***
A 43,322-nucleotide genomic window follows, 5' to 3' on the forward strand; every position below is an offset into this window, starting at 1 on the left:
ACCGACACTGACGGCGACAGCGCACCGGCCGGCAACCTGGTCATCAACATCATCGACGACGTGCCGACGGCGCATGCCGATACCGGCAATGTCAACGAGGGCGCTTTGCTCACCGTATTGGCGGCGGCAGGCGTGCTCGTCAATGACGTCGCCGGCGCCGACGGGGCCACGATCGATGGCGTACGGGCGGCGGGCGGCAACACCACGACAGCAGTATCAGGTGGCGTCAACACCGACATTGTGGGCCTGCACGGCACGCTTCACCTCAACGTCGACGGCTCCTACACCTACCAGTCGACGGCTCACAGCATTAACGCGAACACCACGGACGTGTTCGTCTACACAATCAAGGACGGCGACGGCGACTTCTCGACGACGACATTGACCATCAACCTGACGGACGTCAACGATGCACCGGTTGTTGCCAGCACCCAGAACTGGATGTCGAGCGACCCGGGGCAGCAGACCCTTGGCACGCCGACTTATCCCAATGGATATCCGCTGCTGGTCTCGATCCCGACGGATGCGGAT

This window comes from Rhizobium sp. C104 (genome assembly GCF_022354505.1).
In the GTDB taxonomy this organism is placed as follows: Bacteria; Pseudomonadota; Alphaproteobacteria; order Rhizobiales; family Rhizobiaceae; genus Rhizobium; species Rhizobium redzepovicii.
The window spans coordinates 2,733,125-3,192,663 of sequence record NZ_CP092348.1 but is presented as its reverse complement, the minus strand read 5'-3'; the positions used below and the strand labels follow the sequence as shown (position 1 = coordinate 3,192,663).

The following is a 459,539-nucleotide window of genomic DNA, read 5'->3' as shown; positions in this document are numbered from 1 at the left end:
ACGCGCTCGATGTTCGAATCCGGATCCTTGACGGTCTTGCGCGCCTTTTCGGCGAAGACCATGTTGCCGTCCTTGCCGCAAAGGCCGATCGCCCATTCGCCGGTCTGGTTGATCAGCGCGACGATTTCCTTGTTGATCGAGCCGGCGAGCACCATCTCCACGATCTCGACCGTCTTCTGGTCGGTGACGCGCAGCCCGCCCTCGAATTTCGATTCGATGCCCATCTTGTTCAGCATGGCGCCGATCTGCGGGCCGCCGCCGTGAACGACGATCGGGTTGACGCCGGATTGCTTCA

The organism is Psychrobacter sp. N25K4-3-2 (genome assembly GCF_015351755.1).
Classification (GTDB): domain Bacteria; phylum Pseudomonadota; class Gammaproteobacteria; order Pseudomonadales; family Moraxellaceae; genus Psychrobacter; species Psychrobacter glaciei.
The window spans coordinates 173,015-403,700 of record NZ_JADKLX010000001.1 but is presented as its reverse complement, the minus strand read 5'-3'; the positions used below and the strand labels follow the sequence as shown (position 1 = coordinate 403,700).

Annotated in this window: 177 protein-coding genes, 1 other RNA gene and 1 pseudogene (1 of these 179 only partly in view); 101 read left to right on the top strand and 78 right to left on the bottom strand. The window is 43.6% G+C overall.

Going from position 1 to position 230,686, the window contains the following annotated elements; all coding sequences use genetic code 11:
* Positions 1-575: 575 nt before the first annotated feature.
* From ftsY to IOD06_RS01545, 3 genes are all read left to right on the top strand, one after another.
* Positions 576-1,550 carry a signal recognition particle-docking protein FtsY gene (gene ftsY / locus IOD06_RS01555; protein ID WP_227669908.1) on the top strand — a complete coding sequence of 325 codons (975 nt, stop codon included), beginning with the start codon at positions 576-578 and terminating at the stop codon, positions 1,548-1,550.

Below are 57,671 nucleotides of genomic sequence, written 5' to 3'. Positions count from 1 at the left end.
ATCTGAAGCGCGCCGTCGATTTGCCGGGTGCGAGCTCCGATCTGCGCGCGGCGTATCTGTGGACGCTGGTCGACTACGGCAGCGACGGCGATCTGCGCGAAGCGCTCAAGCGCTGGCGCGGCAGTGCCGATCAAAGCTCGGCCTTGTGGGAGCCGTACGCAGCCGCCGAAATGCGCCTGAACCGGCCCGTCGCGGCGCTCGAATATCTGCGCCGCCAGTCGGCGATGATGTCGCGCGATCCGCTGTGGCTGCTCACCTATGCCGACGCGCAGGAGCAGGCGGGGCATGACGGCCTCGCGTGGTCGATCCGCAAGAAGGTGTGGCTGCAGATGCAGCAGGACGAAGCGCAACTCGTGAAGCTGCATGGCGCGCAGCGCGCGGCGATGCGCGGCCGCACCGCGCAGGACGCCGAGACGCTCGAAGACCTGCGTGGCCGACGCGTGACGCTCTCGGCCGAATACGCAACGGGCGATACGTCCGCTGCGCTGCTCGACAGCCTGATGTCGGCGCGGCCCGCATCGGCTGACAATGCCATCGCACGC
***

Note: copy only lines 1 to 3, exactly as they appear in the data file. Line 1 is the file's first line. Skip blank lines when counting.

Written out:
A 43,322-nucleotide genomic window follows, 5' to 3' on the forward strand; every position below is an offset into this window, starting at 1 on the left:
ACCGACACTGACGGCGACAGCGCACCGGCCGGCAACCTGGTCATCAACATCATCGACGACGTGCCGACGGCGCATGCCGATACCGGCAATGTCAACGAGGGCGCTTTGCTCACCGTATTGGCGGCGGCAGGCGTGCTCGTCAATGACGTCGCCGGCGCCGACGGGGCCACGATCGATGGCGTACGGGCGGCGGGCGGCAACACCACGACAGCAGTATCAGGTGGCGTCAACACCGACATTGTGGGCCTGCACGGCACGCTTCACCTCAACGTCGACGGCTCCTACACCTACCAGTCGACGGCTCACAGCATTAACGCGAACACCACGGACGTGTTCGTCTACACAATCAAGGACGGCGACGGCGACTTCTCGACGACGACATTGACCATCAACCTGACGGACGTCAACGATGCACCGGTTGTTGCCAGCACCCAGAACTGGATGTCGAGCGACCCGGGGCAGCAGACCCTTGGCACGCCGACTTATCCCAATGGATATCCGCTGCTGGTCTCGATCCCGACGGATGCGGAT

This window comes from Rhizobium sp. C104 (genome assembly GCF_022354505.1).